The Chancellor delivered his Spring Budget yesterday which included some very interesting tax announcements from a personal tax perspective.

As expected, the Budget was largely aimed at workers and families with National Insurance cuts, changes to the High-Income Child Benefit Charge, and an increase to the VAT registration threshold. However, the announcement that the “non-dom” tax rules will be abolished with effect from 6 April 2025 goes further than anticipated, the suggestion of a radical reform to UK inheritance tax was unexpected and the reduction in the higher rate of capital gains tax rate for residential property was a welcome surprise.

Abolition of the “non-dom” regime

Although the abolition of the non-dom regime was widely trailed in the media, the detail surrounding these changes was hard to predict and thus, the outcome still surprising.

The headlines are as follows:

  • The current non-dom tax rules which allow UK resident non-dom individuals to benefit from the remittance basis of assessment will be abolished from 6 April 2025.  The current remittance basis regime broadly allows non-doms who are UK resident to elect to be taxed on UK income or gains but only foreign income and gains to the extent that they are enjoyed in the UK.
  • This fundamental change to the remittance basis regime removes preferential tax treatment for all non-doms in receipt of foreign income and gains (“FIG”) arising from April 2025.
  • New UK tax residents, who have been non-UK tax resident for at least 10 years, can benefit from 100% tax relief on FIG arising in the first 4 years of being UK tax resident and tax-free remittances of FIG during this same 4-year period.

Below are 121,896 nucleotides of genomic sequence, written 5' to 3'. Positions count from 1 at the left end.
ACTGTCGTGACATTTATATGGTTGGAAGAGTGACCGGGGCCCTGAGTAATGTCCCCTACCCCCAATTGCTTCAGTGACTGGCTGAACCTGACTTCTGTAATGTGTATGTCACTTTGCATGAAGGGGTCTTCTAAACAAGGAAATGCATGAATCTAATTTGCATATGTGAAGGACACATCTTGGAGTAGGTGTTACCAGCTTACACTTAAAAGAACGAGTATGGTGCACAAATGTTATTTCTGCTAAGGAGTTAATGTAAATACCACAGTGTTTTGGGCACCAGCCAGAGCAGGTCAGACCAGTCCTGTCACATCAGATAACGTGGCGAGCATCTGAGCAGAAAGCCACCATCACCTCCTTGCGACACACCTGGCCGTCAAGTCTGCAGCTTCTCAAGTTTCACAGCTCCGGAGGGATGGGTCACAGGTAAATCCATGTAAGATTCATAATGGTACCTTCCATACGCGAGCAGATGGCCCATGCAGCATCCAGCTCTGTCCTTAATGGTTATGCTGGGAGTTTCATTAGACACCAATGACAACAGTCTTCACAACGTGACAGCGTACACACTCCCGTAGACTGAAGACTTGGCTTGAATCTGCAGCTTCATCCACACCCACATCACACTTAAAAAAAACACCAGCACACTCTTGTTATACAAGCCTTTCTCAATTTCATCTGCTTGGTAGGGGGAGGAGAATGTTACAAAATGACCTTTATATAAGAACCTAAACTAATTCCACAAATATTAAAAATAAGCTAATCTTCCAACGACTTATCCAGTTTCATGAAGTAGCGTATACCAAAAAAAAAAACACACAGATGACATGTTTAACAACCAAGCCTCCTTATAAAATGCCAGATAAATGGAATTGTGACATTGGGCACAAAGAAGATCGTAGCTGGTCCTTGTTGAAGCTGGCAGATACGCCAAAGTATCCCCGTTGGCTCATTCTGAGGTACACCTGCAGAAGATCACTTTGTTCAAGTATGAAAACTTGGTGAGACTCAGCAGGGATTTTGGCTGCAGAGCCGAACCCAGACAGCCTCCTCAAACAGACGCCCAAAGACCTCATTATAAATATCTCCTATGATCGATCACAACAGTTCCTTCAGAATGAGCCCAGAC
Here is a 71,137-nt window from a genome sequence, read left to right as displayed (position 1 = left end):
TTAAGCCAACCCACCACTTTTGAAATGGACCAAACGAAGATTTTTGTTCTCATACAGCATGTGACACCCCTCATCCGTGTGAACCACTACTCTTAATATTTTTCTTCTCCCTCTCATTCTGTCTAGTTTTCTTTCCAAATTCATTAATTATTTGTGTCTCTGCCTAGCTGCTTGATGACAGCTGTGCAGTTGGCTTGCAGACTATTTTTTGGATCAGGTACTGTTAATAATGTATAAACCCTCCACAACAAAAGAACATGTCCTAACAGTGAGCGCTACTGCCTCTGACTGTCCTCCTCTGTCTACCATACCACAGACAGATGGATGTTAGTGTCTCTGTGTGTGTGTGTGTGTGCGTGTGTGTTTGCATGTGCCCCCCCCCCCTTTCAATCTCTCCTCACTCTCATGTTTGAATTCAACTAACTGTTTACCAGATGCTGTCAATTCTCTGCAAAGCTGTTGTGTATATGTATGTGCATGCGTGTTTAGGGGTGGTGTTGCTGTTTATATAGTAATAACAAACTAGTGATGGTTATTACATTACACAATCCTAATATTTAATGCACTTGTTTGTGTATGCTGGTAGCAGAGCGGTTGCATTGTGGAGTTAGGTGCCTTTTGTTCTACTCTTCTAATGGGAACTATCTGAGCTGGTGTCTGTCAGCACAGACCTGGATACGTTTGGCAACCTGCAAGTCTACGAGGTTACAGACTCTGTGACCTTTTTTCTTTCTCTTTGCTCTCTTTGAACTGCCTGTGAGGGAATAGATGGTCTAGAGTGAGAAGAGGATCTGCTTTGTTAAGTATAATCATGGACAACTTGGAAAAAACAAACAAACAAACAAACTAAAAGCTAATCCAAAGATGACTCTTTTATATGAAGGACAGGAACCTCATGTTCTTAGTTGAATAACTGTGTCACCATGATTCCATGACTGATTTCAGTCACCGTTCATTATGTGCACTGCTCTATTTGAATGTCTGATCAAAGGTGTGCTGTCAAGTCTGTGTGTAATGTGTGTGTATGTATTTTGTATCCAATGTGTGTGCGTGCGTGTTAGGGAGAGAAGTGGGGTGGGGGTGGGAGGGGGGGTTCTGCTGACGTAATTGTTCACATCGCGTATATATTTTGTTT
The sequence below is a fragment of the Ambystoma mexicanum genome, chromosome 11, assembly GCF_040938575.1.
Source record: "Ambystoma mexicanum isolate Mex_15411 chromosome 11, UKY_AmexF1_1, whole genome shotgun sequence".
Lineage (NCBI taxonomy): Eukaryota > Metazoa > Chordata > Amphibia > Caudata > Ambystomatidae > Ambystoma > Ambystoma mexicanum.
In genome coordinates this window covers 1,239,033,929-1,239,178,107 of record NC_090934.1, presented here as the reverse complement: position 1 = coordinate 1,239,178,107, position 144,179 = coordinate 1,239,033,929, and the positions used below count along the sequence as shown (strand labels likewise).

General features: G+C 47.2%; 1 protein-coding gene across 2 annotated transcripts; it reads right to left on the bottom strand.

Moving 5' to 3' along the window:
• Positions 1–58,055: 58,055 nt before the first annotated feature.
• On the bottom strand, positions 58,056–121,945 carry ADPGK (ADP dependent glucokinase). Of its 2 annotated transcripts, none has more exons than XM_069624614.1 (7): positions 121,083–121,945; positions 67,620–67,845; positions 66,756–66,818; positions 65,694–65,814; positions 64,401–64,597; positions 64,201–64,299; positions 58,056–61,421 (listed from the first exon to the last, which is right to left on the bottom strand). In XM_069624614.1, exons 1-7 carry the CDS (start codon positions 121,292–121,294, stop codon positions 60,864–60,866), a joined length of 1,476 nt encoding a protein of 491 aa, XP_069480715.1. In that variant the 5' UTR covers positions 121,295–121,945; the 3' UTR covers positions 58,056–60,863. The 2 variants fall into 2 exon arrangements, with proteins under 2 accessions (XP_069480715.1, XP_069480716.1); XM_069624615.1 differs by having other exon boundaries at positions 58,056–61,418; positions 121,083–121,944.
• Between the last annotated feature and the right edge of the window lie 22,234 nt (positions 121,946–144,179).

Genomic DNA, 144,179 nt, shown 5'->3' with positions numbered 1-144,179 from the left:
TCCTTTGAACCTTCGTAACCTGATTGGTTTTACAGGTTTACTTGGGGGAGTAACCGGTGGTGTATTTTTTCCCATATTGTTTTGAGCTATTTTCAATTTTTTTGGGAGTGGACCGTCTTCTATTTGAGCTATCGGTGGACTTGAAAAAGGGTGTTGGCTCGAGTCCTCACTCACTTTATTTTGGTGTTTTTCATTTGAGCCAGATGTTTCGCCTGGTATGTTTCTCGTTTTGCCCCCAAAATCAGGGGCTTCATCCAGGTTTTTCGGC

• Existing UK tax residents can also benefit from 100% tax relief and tax-free remittances of FIG until the end of their 4th year of tax residence, provided they were non-UK tax resident for the 10 years prior to the 4-year period.
  • For existing non-doms, "transitional arrangements" will be available, including:
    • an option to rebase capital assets to 5 April 2019 for disposals after 6 April 2025 so only gains arising since April 2019 are taxed.
    • a two-year period in which non-doms who have claimed the remittance basis will be able to remit FIG that arose pre-6 April 2025 to the UK at a rate of 12% to encourage the bringing of wealth earned overseas to the UK. It is understood this measure will potentially generate more than £1 billion of extra tax.
    • for those non-doms unable to benefit from the remittance basis and the new 4-year FIG exemption regime, a temporary 50% exemption for the taxation of foreign income in 2025/26.
  • Non-doms taxed on the remittance basis are eligible for Overseas Workday Relief (“OWR”) during their first 3 years of UK tax residence. OWR will be retained and simplified under the new system.
  • The existing tax rules that apply under the Protected Trusts regime broadly prevent a non-resident trust’s income and gains being taxed on the settlor on an arising basis provided certain conditions are met. Non-resident trusts will no longer be able to benefit from “protected tax” status on FIG that arises after 6 April 2025.  From 6 April 2025, FIG arising in non-resident trust structures will therefore be taxed on the settlor if they have been UK resident for more than 4 tax years. However, FIG that arose prior to this date will not be taxed unless it is distributed, or benefits are provided, to UK resident beneficiaries who have been in the UK for more than 4 years.

Radical reform to UK inheritance tax